Runners World tweeted a very interesting article this week written by Jenny Hatfield about the benefits of training by effort rather than your relying on your GPS device to run ‘at pace’. The article got me thinking, what are the benefits of using GPS to train?
Three things in particular struck me about this.
Firstly, training on effort is a vital component in the armoury of anyone who wants to progress in their running, but people need to work out what time of training they respond best to. Some, myself included, are pretty lazy at training and given the choice will always go for a steady run given the choice. Having a target pace can make you work harder than you otherwise would have, delivering a better result from the sessions. The same is true for people who perhaps tend to overtrain. Thinking about pace, you can restrain yourself and reduce the possibility of injury. The proliferation of GPS devices has probably made the ‘pace’ approach to training the norm, and so many people will not ever consider running on feel, when it can be an important part of the training mix. It’s about how the individual, how they train and what mix of approach will benefit them most.
Secondly, many of us approach races with a target time in mind, often attempting to get a personal best, a qualifying time for another event, or to provide a benchmark for the next block of training. To achieve this, you have to have a good idea of the pace required, course, weather and other factors allowing, for you to achieve that target. Sometimes in a race, you might need to vary your plan, your watch doesn’t work, the conditions might be against you, or you might get into a race with someone. Cross country is a great example where over reliance on your pacing isn’t going to do you favours, you need to be able to get through on perceived effort and learn to be able to finish strong. There probably isn’t a ‘better’ way to approach your race, so try both approaches and see what delivers better results.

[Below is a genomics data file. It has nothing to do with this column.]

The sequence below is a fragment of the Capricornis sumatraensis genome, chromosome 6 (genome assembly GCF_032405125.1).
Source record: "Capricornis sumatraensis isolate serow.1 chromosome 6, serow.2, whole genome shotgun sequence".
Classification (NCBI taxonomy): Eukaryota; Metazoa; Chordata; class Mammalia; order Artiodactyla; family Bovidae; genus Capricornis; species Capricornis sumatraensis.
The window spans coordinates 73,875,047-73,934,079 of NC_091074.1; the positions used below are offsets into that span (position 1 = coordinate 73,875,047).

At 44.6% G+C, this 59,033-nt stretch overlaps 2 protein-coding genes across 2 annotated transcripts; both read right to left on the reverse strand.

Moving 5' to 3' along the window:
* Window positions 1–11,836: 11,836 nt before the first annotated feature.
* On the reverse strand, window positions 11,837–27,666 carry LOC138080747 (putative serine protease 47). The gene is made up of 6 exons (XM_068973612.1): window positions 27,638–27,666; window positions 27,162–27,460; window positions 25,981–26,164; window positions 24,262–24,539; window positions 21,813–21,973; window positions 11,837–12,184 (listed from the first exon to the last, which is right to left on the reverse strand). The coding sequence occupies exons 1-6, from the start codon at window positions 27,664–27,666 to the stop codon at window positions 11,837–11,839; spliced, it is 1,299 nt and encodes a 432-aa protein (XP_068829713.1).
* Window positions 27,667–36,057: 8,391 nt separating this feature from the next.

Third and finally, I believe that if you’re looking to get better, varying your running week to week, with a good mix of recovery, steady, and more intense sessions is critical. For many, a mix of pace, and perceived effort sessions might be the best approach. I would encourage people to experiment and reflect on what works best from them. Talk this over with someone else, and also consider what makes you happier while training. Enthusiasm and enjoyment are just as important in achieving your goals.
Probably most important in this debate is to listen to your body. If you’ve decided to run at 7 min mile pace, but your body part way through is saying no, listen to it. If you’re struggling you might be fatigued and at an increased risk of injury. It’s better to stop and go again in a few days time than having to sit out for weeks because of injury.